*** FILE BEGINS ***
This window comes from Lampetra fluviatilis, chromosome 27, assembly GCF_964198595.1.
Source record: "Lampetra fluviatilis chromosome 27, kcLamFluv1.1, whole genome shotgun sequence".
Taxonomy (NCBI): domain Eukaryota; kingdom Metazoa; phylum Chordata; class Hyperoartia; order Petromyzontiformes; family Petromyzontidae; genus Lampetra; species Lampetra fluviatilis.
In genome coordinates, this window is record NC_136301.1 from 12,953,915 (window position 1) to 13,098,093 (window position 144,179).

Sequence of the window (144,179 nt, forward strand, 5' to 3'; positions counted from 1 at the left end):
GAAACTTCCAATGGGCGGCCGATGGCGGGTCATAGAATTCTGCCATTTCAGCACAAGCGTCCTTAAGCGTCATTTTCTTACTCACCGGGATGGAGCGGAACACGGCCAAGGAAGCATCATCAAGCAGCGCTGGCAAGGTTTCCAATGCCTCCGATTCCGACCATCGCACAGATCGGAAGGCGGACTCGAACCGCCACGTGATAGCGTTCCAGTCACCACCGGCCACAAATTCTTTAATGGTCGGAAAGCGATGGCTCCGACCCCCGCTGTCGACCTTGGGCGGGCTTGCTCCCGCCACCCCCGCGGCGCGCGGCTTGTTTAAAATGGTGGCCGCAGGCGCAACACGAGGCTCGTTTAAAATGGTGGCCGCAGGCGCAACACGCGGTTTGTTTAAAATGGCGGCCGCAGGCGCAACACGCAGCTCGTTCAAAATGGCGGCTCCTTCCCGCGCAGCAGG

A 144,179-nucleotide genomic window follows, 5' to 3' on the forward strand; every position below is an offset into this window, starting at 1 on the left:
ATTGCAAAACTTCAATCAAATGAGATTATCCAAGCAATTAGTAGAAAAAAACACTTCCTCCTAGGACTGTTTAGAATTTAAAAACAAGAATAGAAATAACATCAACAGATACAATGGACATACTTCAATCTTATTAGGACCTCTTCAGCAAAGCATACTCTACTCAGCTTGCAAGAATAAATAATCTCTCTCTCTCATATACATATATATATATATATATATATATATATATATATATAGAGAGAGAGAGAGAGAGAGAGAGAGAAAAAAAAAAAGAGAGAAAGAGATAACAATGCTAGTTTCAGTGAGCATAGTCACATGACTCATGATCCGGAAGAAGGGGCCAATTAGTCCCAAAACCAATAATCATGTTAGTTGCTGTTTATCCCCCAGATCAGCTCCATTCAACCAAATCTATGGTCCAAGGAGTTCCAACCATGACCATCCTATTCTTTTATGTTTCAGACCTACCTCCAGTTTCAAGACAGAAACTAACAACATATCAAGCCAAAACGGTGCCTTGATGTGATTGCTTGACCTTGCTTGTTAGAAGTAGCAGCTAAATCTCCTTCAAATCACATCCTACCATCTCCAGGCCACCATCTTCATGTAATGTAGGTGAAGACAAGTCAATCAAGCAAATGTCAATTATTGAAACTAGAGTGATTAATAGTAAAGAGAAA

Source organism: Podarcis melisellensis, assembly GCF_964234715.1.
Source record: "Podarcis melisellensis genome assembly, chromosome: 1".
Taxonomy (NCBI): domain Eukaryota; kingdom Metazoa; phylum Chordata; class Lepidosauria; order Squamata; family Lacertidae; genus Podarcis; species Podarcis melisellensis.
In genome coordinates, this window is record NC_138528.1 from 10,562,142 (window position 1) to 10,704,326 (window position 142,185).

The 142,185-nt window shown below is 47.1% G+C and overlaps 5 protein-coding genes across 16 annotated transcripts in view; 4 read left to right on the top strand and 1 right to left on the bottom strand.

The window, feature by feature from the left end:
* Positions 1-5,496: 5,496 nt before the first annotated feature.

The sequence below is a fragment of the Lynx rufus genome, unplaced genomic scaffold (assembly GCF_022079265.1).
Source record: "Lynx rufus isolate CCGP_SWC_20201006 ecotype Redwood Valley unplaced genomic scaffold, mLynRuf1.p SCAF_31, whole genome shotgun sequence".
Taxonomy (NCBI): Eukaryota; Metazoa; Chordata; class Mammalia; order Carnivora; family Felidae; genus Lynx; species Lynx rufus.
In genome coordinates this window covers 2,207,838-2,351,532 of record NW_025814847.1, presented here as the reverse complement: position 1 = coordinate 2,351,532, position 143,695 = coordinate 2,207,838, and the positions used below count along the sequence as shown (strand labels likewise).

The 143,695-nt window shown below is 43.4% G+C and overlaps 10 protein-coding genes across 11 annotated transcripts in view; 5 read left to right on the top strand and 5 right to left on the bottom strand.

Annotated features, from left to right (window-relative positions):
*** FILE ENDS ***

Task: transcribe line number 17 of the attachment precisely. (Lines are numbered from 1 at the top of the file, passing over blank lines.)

Source record: "Lynx rufus isolate CCGP_SWC_20201006 ecotype Redwood Valley unplaced genomic scaffold, mLynRuf1.p SCAF_31, whole genome shotgun sequence".